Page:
From Habari Project
Greetings WordPress Themer!
Indubitably you've arrived at this page looking for the "secret sauce" that makes Habari theming as easy as WordPress theming. This page is designed to present a brief explanation of the differences in methodology so that you can quickly get up and running.
Rather than executing functions within the template, Habari builds the required output prior to executing each template and stores it in PHP variables. The variables can then be output using the simplest construction of PHP:
<?php echo $title; /*output the value stored in the $title variable */ ?>
A default habari theme produces certain outputs for specific types of pages. By creating a custom theme.php file to distribute with your theme, you can add more variables that contain other values that you define.
What's nice about Habari is that rather than having a separate function for each property of a post, you can treat a post as a thing that has values associated to it.
Just like you might think of a post as a collection of values for title, body, and permalink, so does Habari. Consider a post stored in a variable named $post. You can't output $post directly (nor would you want to if you intended to style it) because it is a collection of values. In Habari-speak, this is a "Post Object".
The Post Object has "properties" that correspond to the values associated to that post. To access the title property of a Post Object, you use the syntax $post->title. This means, "of the object stored in $post, return the value for title". So to output the title of a post, you would just do this:
<?php echo $post->title; ?>
It's also clear from this construction that you are outputting the value of the title of the post, not the title of the page or the title of the blog, which could be different. You might contrast this with WordPress' the_title() template tag, which happens to output the title of a post, if you didn't realize it from reading the name of that PHP function.
When you realize that the value of a property can be virtually any value, you come to understand that a property of an object could even be another object. Look at this example:
<?php foreach( $post->comments as $comment ):?> <h4><?php echo $comment->name; ?></h4> <div class="commentbody"><?php echo $comment->body; ?></div> <?php endforeach; ?>
What does this do? The foreach command executes the code between the foreach and the endforeach for each value stored in $post->comments. $post->comments is an array (a variable that stores multiple things) of comments. During each pass of the the foreach loop, the variable $comment is assigned to a single new comment from $post->comments.
Inside the loop, the property values of $comment, a Habari Comment Object, are output. The end result is an output of all of the comments attached to that post.
In WordPress by default, the comments are built mysteriously in the innards of its core, and you don't have much control over which ones are displayed. Displaying comments for more than one post on a page could be pretty complicated. Not with Habari -- just build one foreach loop to go through all of the posts on the page, and put another inside it to go through each comment on each post.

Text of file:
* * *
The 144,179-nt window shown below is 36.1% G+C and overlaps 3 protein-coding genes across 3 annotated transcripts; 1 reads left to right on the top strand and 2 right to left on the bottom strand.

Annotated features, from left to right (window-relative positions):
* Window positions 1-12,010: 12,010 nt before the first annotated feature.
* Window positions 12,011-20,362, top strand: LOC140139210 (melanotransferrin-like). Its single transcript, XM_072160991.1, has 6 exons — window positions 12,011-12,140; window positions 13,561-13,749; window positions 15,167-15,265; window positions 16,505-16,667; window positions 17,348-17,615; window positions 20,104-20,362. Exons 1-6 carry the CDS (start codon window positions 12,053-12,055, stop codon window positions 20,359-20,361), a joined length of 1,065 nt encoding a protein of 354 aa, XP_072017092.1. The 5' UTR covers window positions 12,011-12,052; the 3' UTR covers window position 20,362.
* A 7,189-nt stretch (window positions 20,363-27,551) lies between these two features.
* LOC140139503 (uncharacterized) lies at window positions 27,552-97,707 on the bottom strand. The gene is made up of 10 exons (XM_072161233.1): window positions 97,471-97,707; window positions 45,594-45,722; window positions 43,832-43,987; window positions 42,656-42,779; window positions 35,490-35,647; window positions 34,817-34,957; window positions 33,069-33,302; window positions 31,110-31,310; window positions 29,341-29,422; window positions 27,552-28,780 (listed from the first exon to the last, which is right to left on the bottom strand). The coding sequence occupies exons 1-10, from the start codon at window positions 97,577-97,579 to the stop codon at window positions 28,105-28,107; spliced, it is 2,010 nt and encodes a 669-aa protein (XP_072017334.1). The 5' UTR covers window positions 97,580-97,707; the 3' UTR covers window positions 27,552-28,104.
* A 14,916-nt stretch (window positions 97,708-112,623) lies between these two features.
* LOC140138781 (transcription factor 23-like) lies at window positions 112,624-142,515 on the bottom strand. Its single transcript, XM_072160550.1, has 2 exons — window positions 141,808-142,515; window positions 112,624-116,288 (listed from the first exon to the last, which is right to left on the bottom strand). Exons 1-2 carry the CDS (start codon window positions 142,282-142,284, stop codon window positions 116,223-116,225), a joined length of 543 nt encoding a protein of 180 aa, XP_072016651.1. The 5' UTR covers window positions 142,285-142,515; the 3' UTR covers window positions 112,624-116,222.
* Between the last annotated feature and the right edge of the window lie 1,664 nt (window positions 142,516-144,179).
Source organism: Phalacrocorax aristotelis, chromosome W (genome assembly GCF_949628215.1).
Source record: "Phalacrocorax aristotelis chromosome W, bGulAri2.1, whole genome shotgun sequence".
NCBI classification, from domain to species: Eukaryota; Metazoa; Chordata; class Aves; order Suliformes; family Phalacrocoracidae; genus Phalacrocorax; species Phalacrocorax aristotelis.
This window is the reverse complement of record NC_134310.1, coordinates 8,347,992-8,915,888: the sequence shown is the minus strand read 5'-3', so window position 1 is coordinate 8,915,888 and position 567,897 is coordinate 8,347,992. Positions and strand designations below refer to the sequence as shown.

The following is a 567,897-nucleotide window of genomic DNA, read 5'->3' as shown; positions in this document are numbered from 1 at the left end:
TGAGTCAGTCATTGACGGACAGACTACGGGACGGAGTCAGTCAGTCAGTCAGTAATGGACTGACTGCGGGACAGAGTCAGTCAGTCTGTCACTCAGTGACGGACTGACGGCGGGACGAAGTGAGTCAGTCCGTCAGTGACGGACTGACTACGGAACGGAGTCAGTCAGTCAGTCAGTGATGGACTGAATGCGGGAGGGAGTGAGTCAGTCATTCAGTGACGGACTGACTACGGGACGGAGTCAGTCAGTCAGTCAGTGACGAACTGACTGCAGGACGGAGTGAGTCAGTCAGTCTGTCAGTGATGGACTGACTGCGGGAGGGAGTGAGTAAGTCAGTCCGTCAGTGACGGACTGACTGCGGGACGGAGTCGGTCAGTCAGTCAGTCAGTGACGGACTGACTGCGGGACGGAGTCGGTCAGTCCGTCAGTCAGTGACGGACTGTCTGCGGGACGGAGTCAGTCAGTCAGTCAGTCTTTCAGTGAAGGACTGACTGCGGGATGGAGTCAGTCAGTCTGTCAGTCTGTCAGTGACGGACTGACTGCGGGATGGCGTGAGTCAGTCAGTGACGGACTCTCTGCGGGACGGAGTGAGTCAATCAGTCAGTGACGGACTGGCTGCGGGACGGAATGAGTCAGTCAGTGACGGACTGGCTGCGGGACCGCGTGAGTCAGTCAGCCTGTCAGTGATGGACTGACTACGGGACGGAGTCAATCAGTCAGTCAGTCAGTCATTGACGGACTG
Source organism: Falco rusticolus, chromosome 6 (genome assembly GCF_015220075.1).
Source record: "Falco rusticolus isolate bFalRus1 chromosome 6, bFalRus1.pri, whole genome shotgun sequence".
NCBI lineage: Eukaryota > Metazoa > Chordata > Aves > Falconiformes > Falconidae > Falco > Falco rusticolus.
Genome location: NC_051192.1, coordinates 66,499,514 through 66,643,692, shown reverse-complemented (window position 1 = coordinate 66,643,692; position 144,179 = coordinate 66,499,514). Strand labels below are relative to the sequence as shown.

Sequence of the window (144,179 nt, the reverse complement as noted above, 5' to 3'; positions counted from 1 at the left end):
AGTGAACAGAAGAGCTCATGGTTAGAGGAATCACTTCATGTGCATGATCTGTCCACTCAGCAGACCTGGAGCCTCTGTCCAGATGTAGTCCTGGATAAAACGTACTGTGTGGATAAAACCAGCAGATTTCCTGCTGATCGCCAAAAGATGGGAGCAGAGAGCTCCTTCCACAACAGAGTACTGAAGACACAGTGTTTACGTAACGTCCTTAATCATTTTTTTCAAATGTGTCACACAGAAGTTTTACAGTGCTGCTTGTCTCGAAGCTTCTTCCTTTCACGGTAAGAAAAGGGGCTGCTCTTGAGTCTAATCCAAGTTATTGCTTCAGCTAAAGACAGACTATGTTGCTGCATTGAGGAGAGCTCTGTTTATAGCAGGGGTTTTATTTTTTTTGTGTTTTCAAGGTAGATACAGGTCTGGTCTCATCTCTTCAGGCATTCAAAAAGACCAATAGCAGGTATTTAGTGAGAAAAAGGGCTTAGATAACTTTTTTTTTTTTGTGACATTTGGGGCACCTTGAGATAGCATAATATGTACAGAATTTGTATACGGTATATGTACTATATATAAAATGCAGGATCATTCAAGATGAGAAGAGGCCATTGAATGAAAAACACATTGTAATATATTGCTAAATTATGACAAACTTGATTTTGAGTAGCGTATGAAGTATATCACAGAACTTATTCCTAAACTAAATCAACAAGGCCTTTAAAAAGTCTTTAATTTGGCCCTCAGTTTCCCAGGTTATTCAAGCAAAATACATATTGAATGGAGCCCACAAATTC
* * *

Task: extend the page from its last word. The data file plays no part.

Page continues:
WordPress uses a system of filters to allow plugins to alter the content when it is output. This is used to implement features like Textile or Markdown, which convert the content of the post from an easily-read text format into well-formed HTML. You might also use filters like this to replace post titles with stylized images, or replace special codes in your post with content from external sources. In WordPress, these filters are implemented transparently when you call the various template tag functions, and happen regardless of the location from which the function is called.
Habari also has this capability, but takes it a step further.
Themes in Habari have the ability to specify the context of a property's use. For example, if you're on a page that is designed to display multiple posts, you might want to display a summary of the post rather than the whole thing. At the same time, you still want the whole post to appear when showing the post by itself from its permalink page.
To accomplish this, you can apply filters to the properties when they're output. For example:
<?php echo $post->content_out; ?>
Adding "_out" to the property $post->content applies the "out" filter to the value of $post->content. Any plugin that implements a function to alter the post content on the "out" filter will affect this output. The suffix "_out" could be anything, including "_summary", which might have a filtering function applied to it to summarize the post content.
Because Habari themes inherit all of the properties of Habari's plugins, it's possible to implement this summarizing properties directly in the theme itself, allowing you to provide both a hook for context-driven filtering and the functionality that produces it.
Why does Habari do it this way?
Flexibility is what makes Habari better at theming than WordPress. In WordPress there is no template engine, thus you are bound to the proprietary function names, which usually require confusing parameters to get formatting correct. Habari has the ability not just to add your own template variables from a custom theme.php, but replace the theme engine used entirely with something else. You could use any template engine such as smarty, phptal, phammable, phaml, etc... Allowing you to learn something that you may find easier than using the default "raw php".
Habari provides the tools that makes the PHP language useful for templating, rather than trying to build another layer on top of an already robust language.